Solutions to this particular driving visibility issue
June 15, 2016 7:19 AM   Subscribe

Seeking hacks or vehicle recommendations for safely navigating cramped urban neighborhood intersections with too many parked cars and poor visibility.

Street parking is the norm in the area I live. Drivers tend to park right up next to the corners of four way intersections, and to my knowledge, the city does not enforce regulations prohibiting this. Particularly at two way stops (which are the most common in my neighborhood) I find it nearly impossible to see whether a car is approaching without scooting a quarter of the way into the intersection. I hear other locals and visitors complaining about the same problem, and fender-benders seem to occur pretty frequently.

I have managed to get by with biking and walking so far, but I'll soon be buying a car and commuting for work, so I'll be driving more frequently. Is there anything I can do to help mitigate this particular visibility issue? I've tried googling for some sort of hack or car recommendations, but I'm coming up short. Does sitting higher help? Or it it better to go for a smaller car that can peek out into the intersection more, er, nimbly? I guess other people manage to drive in my area, but this issue stresses me out every time.
posted by figgy_finicky to Travel & Transportation (14 answers total) 2 users marked this as a favorite
I have a Kia Soul, which has such a short little front end that I could be halfway through an intersection before anyone would be able to hit me. So definitely, a smaller-nosed car can help with this sort of thing.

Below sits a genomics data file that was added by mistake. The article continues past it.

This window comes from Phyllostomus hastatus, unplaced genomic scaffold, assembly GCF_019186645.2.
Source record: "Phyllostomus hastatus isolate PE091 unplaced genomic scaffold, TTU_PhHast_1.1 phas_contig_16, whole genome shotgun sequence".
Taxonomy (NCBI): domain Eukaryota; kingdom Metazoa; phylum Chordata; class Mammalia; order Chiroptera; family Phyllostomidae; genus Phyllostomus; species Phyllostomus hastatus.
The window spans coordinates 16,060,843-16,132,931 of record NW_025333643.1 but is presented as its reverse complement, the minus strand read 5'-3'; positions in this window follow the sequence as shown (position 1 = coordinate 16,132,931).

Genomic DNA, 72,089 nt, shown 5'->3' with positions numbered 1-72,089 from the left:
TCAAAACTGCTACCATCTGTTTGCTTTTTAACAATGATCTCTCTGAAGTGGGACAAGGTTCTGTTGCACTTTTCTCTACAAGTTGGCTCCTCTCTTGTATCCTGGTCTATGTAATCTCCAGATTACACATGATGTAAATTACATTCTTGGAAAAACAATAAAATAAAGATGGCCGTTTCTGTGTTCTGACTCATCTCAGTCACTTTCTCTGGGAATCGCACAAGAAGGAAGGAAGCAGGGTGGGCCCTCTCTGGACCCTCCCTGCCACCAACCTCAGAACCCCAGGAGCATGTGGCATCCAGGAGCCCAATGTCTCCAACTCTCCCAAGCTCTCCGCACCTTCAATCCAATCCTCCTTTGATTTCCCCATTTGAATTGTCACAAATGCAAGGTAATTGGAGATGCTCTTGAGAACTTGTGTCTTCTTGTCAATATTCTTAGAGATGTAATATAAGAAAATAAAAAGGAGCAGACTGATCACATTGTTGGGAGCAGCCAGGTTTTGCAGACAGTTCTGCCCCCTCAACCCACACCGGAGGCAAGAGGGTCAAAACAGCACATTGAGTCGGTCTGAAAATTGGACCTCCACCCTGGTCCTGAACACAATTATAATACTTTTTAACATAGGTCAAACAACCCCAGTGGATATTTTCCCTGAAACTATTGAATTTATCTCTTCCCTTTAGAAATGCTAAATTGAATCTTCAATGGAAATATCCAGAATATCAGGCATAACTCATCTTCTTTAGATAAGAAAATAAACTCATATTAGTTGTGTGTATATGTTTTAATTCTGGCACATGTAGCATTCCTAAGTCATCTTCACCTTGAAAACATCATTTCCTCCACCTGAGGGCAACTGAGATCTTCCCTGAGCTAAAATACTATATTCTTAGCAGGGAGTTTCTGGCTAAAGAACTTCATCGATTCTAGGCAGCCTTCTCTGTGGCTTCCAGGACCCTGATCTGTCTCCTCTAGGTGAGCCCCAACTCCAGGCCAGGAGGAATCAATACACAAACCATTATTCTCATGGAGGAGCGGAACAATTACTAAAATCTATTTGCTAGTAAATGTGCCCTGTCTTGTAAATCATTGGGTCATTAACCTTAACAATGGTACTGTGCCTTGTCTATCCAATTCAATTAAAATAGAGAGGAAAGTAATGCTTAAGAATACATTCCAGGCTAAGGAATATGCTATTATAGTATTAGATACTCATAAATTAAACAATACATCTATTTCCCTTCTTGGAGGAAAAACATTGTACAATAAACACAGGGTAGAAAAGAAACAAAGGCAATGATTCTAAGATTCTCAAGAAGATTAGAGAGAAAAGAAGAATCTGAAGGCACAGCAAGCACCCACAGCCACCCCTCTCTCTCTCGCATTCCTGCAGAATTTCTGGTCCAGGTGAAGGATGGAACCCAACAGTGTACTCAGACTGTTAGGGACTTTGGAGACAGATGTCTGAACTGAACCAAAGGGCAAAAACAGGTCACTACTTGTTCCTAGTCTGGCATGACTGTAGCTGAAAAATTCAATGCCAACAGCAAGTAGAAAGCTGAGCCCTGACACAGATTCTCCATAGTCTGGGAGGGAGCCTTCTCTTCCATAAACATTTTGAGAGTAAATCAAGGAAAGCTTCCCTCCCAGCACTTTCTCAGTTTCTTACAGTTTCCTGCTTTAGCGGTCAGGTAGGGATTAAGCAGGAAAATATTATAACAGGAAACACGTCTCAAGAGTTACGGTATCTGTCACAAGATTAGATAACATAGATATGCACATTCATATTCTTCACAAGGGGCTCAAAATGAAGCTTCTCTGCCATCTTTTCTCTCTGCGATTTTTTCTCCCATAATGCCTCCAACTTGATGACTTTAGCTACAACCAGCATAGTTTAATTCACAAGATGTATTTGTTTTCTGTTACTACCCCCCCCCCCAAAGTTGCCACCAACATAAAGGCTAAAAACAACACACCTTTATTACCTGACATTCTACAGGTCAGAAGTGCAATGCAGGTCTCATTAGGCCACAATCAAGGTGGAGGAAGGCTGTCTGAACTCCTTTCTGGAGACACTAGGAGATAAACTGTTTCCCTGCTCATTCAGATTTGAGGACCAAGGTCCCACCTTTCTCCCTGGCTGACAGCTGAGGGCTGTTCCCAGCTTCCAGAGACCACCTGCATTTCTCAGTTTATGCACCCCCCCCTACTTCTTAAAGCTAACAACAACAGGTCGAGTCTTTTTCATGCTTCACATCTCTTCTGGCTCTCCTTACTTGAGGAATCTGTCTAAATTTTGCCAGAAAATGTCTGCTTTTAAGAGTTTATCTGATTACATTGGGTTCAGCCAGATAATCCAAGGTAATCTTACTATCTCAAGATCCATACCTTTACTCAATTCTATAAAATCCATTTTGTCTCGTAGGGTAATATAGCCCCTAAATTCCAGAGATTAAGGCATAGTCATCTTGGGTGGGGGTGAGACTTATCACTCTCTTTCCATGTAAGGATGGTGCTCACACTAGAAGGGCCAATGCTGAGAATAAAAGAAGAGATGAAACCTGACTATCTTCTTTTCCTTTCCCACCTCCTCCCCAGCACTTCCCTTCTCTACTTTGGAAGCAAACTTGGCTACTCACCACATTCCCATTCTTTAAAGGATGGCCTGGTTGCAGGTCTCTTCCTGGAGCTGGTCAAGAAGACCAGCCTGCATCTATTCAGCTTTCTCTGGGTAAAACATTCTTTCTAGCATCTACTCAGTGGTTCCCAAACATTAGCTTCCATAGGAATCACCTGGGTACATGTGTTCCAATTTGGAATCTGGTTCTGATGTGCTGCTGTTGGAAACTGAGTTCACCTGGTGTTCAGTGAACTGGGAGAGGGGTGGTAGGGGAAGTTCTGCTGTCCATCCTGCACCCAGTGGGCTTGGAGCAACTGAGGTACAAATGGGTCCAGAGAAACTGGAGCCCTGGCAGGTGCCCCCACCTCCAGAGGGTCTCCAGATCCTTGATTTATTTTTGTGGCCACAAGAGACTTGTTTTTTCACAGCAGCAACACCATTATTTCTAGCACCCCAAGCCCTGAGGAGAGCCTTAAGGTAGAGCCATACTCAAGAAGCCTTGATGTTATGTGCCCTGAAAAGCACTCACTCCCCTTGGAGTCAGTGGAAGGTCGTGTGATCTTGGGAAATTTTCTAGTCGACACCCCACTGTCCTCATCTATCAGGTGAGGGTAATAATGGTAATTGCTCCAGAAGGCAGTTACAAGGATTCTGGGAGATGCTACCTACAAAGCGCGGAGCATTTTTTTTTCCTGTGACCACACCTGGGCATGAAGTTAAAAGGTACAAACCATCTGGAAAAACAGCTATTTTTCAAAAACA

You tend to lose them in parking lots, though. Teeny, teeny, teeny.
posted by xingcat at 7:21 AM on June 15, 2016 [2 favorites]

Don't worry about the impatient folks behind, just go slow. Liberal usage of lights and blinkers can't hurt. Look many times every direction. Sometimes stopping a bit back if there's a gap that lets one see the flow of traffic at a light down the street, but don't surge forward even if sure all the idiots have zoomed past.
posted by sammyo at 7:26 AM on June 15, 2016 [4 favorites]

I'm in the same situation as you and yeah, I go super slowly through the intersections. Boogie right up into them as tentatively as I can, look carefully, nose in some more, keep looking, then proceed on through. idrgaf if someone else is pissed off by it because hey, maybe my forcing them to go slowly stops them from hitting someone trying to cross the intersection the other way.
posted by phunniemee at 7:38 AM on June 15, 2016 [2 favorites]

Assuming a one way to a one way intersection, try to get to the very far side of your street from the traffic on the cross street. This will give you a better angle to see cars from the direction of the cross traffic. The tendency is to be in the middle of a one way street, but as you approach the intersection move to the side of your street away that is furthest away from cross traffic. Not sure if I am describing this correctly, but move to get a better viewing angle and a few more feet of stop distance for the cross traffic.
posted by AugustWest at 7:39 AM on June 15, 2016

If there are dark-coloured cars and/or cars with tinted windows parked on the far side of the cross-street, you can sometimes see the reflections of upcoming cross-traffic before you see the cars themselves. Not foolproof but helpful.
posted by une_heure_pleine at 7:45 AM on June 15, 2016 [1 favorite]

Depending how tall you are, you will sit lower in a compact car/sedan than you do on a bicycle. This can be unsettling.

Come to a stop at the line, creep into intersection, once cars have cleared double check for cyclists and pedestrians, then go. You get used to it, sort of. Better to change your route so you are on the nonstop route if possible. The intersection crossings should alternate so you might make extra turns to avoid.